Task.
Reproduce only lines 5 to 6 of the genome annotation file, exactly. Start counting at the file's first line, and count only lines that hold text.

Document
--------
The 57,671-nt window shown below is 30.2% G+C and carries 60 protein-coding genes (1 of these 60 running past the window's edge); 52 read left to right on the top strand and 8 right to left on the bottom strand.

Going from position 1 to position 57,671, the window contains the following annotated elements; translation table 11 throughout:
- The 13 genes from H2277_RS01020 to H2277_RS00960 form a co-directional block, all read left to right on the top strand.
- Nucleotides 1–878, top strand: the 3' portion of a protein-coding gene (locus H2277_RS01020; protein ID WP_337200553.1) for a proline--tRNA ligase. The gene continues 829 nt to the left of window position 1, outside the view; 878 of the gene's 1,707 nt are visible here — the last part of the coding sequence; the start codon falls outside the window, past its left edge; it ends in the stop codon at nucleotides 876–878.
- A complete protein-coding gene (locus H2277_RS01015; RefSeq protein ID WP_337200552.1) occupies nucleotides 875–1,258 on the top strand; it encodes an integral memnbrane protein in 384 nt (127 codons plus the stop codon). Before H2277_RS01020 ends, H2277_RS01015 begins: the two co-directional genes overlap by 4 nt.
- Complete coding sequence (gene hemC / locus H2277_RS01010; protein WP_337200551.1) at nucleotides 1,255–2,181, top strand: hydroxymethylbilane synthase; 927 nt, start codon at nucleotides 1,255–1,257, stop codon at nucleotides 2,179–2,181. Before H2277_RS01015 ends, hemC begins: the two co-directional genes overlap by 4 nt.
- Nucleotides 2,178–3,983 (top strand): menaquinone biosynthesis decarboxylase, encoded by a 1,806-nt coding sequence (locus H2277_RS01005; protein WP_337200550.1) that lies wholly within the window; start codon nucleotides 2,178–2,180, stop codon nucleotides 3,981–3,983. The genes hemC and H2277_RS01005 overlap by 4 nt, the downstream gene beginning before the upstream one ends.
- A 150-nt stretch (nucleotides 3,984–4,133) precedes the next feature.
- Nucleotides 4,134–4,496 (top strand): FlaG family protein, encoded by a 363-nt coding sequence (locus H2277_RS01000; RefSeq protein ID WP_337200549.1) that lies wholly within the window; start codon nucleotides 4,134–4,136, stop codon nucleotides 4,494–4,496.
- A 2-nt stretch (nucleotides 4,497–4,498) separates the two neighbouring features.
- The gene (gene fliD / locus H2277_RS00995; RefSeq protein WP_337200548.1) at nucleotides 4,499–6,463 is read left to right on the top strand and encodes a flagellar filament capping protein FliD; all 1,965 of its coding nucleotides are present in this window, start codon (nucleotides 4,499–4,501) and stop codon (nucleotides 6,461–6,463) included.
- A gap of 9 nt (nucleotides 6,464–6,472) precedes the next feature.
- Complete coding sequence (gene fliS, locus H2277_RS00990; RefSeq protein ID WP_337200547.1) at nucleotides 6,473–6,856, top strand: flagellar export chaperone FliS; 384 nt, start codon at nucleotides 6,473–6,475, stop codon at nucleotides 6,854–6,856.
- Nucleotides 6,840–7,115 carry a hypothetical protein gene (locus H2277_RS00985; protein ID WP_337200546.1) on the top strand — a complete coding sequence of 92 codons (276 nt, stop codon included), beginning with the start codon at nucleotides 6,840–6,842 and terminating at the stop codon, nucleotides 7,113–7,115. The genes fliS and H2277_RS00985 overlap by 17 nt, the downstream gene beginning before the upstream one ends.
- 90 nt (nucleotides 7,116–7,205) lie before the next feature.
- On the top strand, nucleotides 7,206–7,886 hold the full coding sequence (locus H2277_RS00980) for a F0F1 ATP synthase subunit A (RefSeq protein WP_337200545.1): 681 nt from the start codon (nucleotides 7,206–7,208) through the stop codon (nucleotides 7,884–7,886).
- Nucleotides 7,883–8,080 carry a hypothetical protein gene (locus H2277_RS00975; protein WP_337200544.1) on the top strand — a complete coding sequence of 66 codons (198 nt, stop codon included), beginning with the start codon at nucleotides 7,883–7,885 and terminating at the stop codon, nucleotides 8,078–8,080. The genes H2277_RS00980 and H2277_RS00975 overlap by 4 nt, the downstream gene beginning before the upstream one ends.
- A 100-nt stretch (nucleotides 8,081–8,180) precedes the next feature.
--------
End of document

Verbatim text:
- A complete protein-coding gene (locus H2277_RS01015; RefSeq protein ID WP_337200552.1) occupies nucleotides 875–1,258 on the top strand; it encodes an integral memnbrane protein in 384 nt (127 codons plus the stop codon). Before H2277_RS01020 ends, H2277_RS01015 begins: the two co-directional genes overlap by 4 nt.
- Complete coding sequence (gene hemC / locus H2277_RS01010; protein WP_337200551.1) at nucleotides 1,255–2,181, top strand: hydroxymethylbilane synthase; 927 nt, start codon at nucleotides 1,255–1,257, stop codon at nucleotides 2,179–2,181. Before H2277_RS01015 ends, hemC begins: the two co-directional genes overlap by 4 nt.